Standing on the peak of the mountain outcropping, Shalish scanned the battlefield. The noonday sun glinted off armor as the battle raged on in the valley below. Lord Nissi, the great voice who had led them through both sea and desert, had trained Shalish and several of her friends for years. But the throes of their first combat were more taxing than they had imagined.
Yet Shalish was positioned above the battlefield for a reason. Lord Nissi had given her a gold cord to wear around her wrist, saying, “My presence goes with you. Remember me.” Now, when Shalish kept her cord raised above her head, their victory seemed sure. But her right hand had long since fallen asleep, and her muscles spasmed as she struggled to keep her wrist high above her head. She trembled at the thought that keeping her gold cord raised would be the difference between victory and defeat.
When she had momentarily lowered her hand an hour ago, it had almost cost Ezrah his life. Shalish could only watch in horror as the enemy’s sword slashed just below the gap in his armor, Ezrah’s crimson blood flowing.
Ezrah and Merea were two of her closest friends. Shalish scanned the battlefield for Merea’s fiery red curls, concerned that she had not seen her friend in a while. But then another spasm shot through her arm, and in despair she cried out, “Lord Nissi, my strength has run dry—please, help your people!”
A gentle footfall caused Shalish to whirl around, her right hand still raised, her sword at the ready in her left. “Shay, you need help.” Merea’s brown eyes reflected concern.
“But Merea, you’re needed on the battlefield!”
“I’m needed right here.” Merea reached up and intertwined her bronze cord with Shalish’s gold one, supporting the weight of her friend’s arm. Shalish felt immediate relief, and she let out a sigh as she leaned on her friend.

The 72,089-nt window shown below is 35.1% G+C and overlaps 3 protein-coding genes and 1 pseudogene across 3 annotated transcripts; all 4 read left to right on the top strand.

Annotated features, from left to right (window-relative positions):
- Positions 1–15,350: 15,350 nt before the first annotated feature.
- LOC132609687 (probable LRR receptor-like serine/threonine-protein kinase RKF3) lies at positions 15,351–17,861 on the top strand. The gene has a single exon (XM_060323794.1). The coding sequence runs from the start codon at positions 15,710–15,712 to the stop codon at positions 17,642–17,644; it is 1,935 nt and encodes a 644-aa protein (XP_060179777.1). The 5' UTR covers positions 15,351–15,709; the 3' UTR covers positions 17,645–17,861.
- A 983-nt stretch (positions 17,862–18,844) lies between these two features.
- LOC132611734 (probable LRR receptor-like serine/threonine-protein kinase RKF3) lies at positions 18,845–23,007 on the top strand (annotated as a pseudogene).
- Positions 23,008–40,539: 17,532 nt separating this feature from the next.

Sunset was quickly approaching, and the task of keeping the cords held high over the battle was once more becoming too difficult. But then, Ezrah wordlessly joined them on the mountain, tying his silver cord to theirs. Shalish couldn’t even lift her head, and Merea laughed in delirious relief. Supported by her friends, Shalish felt Lord Nissi’s presence around them.
As the setting sun splashed vivid pinks, golds, and dark hues of purple across the sky, a cry of victory rang out. Ezrah smiled at his friends, joy etched on his glistening face. Then he reminded them of Lord Nissi’s words: “A cord of three strands is not quickly broken.” • Savannah Coleman
• Today’s allegorical story is based on Exodus 17, when the Amalekites attacked the Israelites. God had just delivered His people from slavery in Egypt. When they came to the Red Sea, God told Moses to raise his staff, and God parted the waters so the people could pass through. Yet, not long after this, the people asked, “Is the Lord among us or not?” (verse 7). So, when the Amalekites attacked, Moses stood over the battle on the top of the hill with the staff of God raised in his hands (verse 9). Whenever Moses’s hands lowered, the Israelites started losing the fight (verse 11), and he inevitably grew tired. Thankfully, Moses had two friends, Aaron and Hur, to help hold his hands up as he held the staff until the battle was won (verses 12-13). Then Moses built an altar and called it “Yahweh Nissi” which means “The Lord is my banner” (verse 15). (The Hebrew word for “banner” is very similar to the word for “staff.”) God had saved His people once again and confirmed that He was indeed with them. Can you think of a time you were reminded of God’s presence with you? Consider taking a moment to thank Him for this.
• In Exodus 17, we catch a glimpse of the gospel, God’s plan to deliver His people from sin and death. Jesus is Immanuel, which literally means “God with us” (Matthew 1:23). When He went to the cross for us, His hands were stretched out—kind of like Moses’s hands were stretched out when he held up his staff. So, whenever we start to wonder, “Is God with us or not?” we can look to Jesus. He died on the cross and rose from the grave, defeating sin and death so that God’s people can live with Him forever. If we’ve put our trust in Jesus, we are part of God’s people! How can we remind each other that Jesus is with us, especially when life gets really hard?
• Who are trusted Christians in your life who can remind you of the good news about Jesus, support you in following His good ways, and help shoulder your burdens? Who can you support in this way? (Galatians 6:1-10; Ephesians 6:12; 1 Peter 5:10-12)
Though one may be overpowered, two can defend themselves. A cord of three strands is not quickly broken. Ecclesiastes 4:12 (NIV)